You've probably noticed that nobody ever gets hurt on our program. Of course, I am subjected to quite a little shoving around -- I'm supposed to be a braggart, I'm supposed to wear a toupee, I'm supposed to be stingy -- but it's all in the spirit of fun! We try to follow one simple rule: "If it hurts, it isn't funny." (Naturally, however, I reserve the right to modify this, in the case of Fred Allen.)
Basically, our show is built on a foundation of real people -- not burlesque characters, but ordinary, everyday people. I'd be willing to bet that there are very few of you who don't know people exactly like Mary, Phil Harris and Rochester, as they are represented on our program. Yes, and there are lots of others who are just as dumb as Dennis Day was on our program (though I'm apparently having a tough time finding one dumb enough to work for the same money as he did.)
We feel that, to a certain extent, we represent the audience. In us, they see themselves. It would be foolish for us to knock each other around, because then we would be knocking the audience around ... and when you start doing that -- well, your sponsor had better be your own brother-in-law.
However, one of America's greatest national characteristics is our ability to laugh at ourselves. When the audience sees themselves through us, they get a special kick out of the jokes that seem to fit them personally. If someone pulls a gag on me about my having false teeth, 98 percent of those in our audience who have false teeth will laugh heartily. (The other two percent would laugh, too, but their gums are still sore.)
Throughout, we try to have things happen to us which would happen to anyone -- things which will be interesting and also, above all, funny. That's why so many of our routines and gags come from what we see around us -- like all that water, when we were coming from Vancouver to Seattle by boat.
We were all on the top deck enjoying the beautiful scenery ... all, that is, except Phil Harris. Harris was down in his stateroom asleep. He isn't very interested in water -- thinks there's too much of it to give it any value. I know this because, once when I was talking to Phil about the earth and how it was three-fourths covered with water, he said, "Yeah. You know, Jackson, I think the Creator slipped up a little there. He could have just as easy made it bourbon!"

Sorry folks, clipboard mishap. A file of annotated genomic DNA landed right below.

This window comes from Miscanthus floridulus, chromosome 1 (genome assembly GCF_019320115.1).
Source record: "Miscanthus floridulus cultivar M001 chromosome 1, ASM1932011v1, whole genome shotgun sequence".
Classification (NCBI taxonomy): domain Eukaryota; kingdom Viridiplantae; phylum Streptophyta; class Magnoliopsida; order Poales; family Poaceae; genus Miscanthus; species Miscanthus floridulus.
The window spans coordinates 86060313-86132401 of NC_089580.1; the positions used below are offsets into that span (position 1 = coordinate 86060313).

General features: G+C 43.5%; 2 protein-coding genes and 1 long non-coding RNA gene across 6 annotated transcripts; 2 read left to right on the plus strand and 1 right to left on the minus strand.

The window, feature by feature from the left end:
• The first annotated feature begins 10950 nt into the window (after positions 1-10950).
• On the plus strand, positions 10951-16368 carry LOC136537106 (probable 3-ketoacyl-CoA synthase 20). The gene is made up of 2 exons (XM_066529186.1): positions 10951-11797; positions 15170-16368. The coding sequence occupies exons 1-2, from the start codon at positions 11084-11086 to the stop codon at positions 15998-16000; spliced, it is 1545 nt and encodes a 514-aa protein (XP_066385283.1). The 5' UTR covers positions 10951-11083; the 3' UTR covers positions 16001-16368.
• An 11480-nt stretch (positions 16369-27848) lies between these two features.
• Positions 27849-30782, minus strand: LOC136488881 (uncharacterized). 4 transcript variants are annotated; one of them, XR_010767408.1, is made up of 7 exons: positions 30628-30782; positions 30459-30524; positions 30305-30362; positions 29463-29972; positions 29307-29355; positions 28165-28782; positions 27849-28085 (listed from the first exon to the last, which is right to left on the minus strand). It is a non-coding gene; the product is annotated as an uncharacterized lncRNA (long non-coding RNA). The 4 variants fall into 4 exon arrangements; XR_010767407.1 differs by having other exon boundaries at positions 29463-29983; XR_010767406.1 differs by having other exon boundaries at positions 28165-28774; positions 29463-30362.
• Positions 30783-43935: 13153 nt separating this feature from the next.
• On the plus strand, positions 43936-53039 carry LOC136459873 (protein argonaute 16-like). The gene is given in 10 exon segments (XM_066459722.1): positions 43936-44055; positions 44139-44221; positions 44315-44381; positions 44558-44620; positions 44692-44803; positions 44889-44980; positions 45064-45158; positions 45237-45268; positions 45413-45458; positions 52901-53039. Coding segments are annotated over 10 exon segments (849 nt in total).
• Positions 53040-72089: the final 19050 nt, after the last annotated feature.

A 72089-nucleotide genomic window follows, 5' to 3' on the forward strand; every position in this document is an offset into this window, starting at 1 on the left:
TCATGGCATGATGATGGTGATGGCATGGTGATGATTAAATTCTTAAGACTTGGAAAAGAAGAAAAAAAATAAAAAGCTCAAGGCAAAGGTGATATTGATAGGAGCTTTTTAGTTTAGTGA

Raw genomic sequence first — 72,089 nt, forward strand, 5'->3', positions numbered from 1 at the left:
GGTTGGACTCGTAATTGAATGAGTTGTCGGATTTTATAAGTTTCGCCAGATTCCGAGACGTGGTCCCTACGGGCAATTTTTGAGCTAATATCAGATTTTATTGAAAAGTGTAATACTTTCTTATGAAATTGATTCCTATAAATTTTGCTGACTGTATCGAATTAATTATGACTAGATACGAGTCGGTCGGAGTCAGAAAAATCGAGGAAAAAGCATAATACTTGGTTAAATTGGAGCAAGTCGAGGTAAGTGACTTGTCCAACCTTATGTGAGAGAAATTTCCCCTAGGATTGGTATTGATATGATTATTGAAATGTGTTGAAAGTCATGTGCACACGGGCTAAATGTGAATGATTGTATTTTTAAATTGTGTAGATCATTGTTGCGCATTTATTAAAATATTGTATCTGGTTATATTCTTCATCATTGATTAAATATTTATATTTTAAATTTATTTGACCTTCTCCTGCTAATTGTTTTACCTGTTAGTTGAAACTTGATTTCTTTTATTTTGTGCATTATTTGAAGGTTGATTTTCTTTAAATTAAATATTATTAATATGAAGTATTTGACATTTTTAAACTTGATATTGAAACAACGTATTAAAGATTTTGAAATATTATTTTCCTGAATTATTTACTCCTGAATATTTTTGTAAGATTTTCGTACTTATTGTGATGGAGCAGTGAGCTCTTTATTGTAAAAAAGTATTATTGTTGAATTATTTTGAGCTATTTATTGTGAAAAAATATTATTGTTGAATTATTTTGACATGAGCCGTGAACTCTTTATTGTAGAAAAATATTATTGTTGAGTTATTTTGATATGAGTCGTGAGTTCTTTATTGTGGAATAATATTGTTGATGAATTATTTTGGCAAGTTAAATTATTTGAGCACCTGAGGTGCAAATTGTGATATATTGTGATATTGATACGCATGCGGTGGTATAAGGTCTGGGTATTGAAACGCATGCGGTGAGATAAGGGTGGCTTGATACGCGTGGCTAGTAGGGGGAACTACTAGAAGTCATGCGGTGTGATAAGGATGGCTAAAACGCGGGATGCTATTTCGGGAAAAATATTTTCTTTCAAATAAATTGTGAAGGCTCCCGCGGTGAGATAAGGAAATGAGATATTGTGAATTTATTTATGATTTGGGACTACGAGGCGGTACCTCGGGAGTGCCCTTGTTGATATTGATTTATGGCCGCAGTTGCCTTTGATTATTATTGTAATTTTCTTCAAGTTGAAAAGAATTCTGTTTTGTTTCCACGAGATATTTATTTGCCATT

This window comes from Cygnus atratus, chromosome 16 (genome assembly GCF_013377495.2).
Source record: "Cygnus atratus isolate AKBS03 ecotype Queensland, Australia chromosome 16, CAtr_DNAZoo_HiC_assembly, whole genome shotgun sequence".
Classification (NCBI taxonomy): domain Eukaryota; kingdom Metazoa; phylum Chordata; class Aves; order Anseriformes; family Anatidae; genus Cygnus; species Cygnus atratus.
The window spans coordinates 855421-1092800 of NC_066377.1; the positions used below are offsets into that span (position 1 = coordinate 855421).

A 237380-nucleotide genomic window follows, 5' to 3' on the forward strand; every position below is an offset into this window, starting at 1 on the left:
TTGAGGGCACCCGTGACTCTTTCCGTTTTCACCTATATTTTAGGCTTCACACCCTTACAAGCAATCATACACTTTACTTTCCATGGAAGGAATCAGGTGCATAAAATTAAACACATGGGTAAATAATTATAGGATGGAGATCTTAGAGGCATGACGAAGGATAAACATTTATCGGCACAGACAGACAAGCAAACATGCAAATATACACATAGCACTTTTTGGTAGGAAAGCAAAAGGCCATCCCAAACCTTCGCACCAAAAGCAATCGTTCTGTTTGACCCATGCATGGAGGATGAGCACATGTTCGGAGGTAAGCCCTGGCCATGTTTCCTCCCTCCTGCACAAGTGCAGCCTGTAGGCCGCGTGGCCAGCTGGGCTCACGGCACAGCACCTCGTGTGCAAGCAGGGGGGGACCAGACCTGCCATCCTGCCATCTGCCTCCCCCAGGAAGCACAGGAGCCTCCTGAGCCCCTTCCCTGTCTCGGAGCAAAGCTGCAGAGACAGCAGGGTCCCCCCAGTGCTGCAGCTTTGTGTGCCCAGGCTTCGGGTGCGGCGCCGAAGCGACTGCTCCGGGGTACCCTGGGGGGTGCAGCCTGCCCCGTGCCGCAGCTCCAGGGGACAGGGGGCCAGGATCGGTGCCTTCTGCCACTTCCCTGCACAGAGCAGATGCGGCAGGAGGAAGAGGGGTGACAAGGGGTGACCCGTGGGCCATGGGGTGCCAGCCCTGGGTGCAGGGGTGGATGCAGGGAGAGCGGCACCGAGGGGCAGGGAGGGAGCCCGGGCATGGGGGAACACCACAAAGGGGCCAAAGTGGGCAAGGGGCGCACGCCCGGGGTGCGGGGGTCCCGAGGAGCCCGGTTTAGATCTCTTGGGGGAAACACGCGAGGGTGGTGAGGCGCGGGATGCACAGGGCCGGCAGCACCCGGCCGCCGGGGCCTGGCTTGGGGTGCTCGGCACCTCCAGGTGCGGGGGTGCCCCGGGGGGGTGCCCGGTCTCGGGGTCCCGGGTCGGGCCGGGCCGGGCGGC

Well, we were talking about all that water and started throwing a few ideas around, finally coming up with: "Harris was mad when he saw all that chaser with nothing to go with it." We weren't satisfied, but we knew we were on the track of something. We worked it over some more and then tried another version: "It made Harris mad to see all that water and nothing to break the trail." It still didn't have the snap it needed until my writers switched and changed it to: "Harris was mad when he saw all that chaser -- with nothing to break the trail."
That was it. Why, I don't know. But it was. It may sound like a simple idea and, on paper, look as though very few changes had been made, but the audience roared when we served it up on the program. If we'd tried that in vaudeville 20 years ago, without the split second timing that we use on the air today, it would only have died a quick death on the other side of the footlights. Perhaps audiences, too -- as well as gags -- have grown up.
Let me bow out with this piece of advice. Since you, the listener, are responsible for the present high level of our humor ... keep it that way. Don't let us comedians slip back into the "easy way." Keep writing those letters telling us what you like, what you don't like, and what you want. You're the boss and I'll get it for you -- even if I have to keep my writers up all night to do it!
Jack Benny in Tune In, April 1945